All-Atlantic Coast Conference center Derrick Lewis has been cleared to practice basketball after missing almost four weeks while doctors evaluated a blood pressure condition, the University of Maryland announced yesterday.

Lewis is Maryland's only senior and was the leading scorer and rebounder on the 1986-87 squad.

He is the leading returning scorer and rebounder in the ACC and the nation's leading returning shot blocker, with an average of 4.4 blocks a game.

After working out Saturday night and yesterday afternoon, Lewis said he felt a bit rusty.

"I felt a bit weak today," said Lewis, who had only done mostly stationary drills during the time off. "There are some big guys out there. My brother {freshman Cedric} was beating me up. There were some shots I didn't hit. But hopefully by the end of the week I'll be in a lot better shape."

Lewis has had hypertension and recurrent high blood pressure since he arrived as a freshman. Lewis missed some practice time as a freshman, but he has played in every game -- and started the last 103 -- in three seasons. Lewis said there was no "flare-up" of high blood pressure in this instance.

Even so, the university and the doctors involved were cautious about letting him play.

"The doctors are making the call," Athletic Director Lew Perkins said yesterday. "They are making the decision and that's good enough for me."

Said Lewis: "It was frustrating because I felt fine and nothing was wrong, but I was waiting for them to make a decision. It wasn't a flare-up. Everyone thought it was, but we go through the routine every year. It was the same thing as freshman year."

Then why the layoff?

"Just to be cautious," Coach Bob Wade said.

There is some indication that Lewis or his family was asked to sign a waiver, releasing the university of responsibility should something happen related to his blood pressure. Lewis said he didn't know of anything like that, and his father, Robert, declined to comment on the situation.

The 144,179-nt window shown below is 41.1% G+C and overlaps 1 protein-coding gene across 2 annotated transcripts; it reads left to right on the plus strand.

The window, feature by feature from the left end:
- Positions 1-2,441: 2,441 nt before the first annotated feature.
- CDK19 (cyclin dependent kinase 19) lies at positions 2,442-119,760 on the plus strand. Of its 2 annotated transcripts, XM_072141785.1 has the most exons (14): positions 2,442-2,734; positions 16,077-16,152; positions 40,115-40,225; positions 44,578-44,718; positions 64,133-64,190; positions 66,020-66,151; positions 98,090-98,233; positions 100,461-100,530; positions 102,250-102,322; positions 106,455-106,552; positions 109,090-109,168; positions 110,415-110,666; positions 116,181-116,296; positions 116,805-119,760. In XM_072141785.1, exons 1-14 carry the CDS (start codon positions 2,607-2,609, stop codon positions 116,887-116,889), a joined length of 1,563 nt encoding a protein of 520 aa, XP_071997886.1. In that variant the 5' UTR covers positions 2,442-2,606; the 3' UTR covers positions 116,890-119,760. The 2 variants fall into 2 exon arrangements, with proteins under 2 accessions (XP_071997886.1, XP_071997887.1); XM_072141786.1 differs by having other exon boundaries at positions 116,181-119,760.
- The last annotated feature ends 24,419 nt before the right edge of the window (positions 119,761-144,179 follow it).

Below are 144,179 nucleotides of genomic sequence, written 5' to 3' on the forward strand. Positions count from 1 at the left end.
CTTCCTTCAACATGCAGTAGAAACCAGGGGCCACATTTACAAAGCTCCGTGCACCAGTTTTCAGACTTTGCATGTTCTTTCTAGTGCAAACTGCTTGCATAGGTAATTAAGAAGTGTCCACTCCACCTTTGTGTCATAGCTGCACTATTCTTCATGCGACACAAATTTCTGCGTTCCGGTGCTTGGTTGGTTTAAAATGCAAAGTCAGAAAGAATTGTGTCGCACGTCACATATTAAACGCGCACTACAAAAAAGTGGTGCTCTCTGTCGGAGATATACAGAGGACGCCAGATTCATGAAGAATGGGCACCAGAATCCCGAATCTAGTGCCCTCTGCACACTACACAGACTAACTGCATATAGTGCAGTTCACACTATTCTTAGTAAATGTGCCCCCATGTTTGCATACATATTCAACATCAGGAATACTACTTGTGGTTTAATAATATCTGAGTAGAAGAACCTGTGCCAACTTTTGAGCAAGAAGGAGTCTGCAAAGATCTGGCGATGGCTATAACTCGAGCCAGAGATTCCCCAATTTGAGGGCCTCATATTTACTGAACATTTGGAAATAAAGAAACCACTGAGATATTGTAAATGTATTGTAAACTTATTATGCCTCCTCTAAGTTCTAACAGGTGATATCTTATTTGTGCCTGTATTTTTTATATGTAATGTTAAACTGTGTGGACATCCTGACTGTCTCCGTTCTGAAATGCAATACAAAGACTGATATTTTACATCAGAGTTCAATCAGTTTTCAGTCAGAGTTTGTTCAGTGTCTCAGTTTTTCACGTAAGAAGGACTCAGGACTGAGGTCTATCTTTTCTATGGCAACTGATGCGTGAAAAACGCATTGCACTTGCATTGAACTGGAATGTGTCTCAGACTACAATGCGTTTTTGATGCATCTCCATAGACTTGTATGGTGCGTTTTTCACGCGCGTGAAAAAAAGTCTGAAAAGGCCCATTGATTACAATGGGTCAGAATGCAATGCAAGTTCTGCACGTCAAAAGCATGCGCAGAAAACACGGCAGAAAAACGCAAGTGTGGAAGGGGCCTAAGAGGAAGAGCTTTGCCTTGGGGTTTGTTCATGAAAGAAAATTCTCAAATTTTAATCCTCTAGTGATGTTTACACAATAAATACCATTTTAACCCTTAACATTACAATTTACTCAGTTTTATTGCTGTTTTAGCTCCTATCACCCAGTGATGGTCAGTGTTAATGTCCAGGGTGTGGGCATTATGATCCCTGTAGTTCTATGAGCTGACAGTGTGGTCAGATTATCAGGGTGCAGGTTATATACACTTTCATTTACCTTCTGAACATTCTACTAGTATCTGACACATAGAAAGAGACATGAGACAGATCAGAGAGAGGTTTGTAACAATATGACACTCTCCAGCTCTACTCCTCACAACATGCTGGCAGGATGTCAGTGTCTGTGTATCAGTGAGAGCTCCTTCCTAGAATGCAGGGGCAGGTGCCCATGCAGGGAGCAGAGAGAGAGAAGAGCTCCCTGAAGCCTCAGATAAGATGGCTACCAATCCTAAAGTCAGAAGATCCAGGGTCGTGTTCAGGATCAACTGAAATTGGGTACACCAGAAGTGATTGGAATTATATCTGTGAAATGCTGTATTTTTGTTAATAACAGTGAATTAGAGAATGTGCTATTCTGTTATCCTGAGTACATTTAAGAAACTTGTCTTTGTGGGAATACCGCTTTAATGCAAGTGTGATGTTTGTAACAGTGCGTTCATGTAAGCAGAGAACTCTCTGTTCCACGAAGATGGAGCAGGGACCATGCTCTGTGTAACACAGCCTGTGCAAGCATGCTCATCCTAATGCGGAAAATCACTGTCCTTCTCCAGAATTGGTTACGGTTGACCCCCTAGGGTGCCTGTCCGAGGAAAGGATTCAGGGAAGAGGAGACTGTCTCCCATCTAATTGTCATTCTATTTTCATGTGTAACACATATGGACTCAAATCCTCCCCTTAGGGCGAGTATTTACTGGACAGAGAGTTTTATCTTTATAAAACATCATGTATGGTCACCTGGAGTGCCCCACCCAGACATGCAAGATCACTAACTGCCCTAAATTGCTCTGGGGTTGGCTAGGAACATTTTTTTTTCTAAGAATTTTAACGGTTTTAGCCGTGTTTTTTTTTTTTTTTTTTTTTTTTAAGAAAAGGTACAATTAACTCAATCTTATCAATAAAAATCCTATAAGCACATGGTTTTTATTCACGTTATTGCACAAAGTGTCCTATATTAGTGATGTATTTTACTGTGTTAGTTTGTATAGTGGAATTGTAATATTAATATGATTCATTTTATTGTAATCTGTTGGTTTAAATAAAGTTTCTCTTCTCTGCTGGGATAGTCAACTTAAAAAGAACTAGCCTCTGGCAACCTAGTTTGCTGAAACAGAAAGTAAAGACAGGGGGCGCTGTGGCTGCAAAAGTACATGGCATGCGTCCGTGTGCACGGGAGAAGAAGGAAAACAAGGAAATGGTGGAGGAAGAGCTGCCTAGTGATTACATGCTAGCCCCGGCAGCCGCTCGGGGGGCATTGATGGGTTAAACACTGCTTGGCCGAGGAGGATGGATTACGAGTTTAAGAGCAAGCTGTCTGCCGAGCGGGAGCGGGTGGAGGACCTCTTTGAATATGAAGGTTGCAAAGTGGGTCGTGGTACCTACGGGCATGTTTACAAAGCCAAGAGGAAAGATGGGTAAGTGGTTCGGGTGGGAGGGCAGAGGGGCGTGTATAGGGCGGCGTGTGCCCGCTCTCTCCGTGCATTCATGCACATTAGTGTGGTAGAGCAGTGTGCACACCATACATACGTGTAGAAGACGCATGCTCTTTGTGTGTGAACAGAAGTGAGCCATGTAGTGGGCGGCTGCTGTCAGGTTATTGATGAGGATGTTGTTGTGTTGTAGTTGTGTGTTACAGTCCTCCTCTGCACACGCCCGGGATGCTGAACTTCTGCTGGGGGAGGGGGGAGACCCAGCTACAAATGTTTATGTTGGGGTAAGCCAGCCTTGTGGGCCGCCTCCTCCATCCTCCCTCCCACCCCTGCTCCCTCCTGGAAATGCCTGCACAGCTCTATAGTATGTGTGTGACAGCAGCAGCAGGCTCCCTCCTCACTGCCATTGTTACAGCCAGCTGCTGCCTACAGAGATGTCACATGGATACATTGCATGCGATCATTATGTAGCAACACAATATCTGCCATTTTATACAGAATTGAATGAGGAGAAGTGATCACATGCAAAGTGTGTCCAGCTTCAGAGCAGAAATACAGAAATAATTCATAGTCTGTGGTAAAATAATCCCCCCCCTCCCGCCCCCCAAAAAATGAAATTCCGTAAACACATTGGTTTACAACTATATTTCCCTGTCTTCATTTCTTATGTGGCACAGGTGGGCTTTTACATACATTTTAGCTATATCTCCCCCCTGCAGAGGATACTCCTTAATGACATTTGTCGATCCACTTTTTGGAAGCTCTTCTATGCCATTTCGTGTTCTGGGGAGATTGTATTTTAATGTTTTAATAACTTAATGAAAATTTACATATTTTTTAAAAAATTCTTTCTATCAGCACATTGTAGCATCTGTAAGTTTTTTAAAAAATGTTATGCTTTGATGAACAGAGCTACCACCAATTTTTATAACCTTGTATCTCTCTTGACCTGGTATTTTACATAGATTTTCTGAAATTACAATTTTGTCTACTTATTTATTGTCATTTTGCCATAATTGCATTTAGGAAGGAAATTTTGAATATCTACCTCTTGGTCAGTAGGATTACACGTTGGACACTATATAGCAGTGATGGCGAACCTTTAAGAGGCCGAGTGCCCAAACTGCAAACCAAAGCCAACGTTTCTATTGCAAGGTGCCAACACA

Asked about a waiver, Perkins said, "I can't answer that question. That's between the young man and his family."

The Terrapins open the season with an exhibition game against the Canadian national team Nov. 18, and begin the regular season with the MCI-Harbor Classic Nov. 27-28 in Baltimore. Wade was glad to have his top returning player back on the court full-time.

"We're very happy and now we can go on with finalizing our plans," Wade said. "He will need a week or 10 days to get in tip-top shape. Mentally, he's ready. It will take a few practices to get physically toned up."

With guard Keith Gatlin and transfer Rodney Walker not practicing because they haven't met Wade's academic requirements, and Greg Nared out with a broken finger, Wade had only 10 players until Lewis returned to practice.

"It's an extra body," Wade said. "But he's first-team all-ACC and him returning to the lineup means a lot."

Lewis appears to be the only Terrapin with a starting spot assured.

"He's the incumbent," Wade said. "It would be pretty difficult to get him out of the lineup."

Maryland Chancellor John B. Slaughter has been involved in monitoring the situation since Lewis was a freshman.

"I have no further concerns," Slaughter said yesterday.

Asked recently whether it was unusual for the top administrator to be so involved, Slaughter said, "I don't really know if there is a model for this type of situation."

Lewis has no restrictions on how much he can play in practice or games.

"Hopefully, this year he won't have to play 40 minutes," said Wade, who had to use Lewis and a few others for most of every game last year.

"We want to work him at power forward or small forward," Wade said. "There's a lot of work to do. They were four critical weeks for playing around with those positions."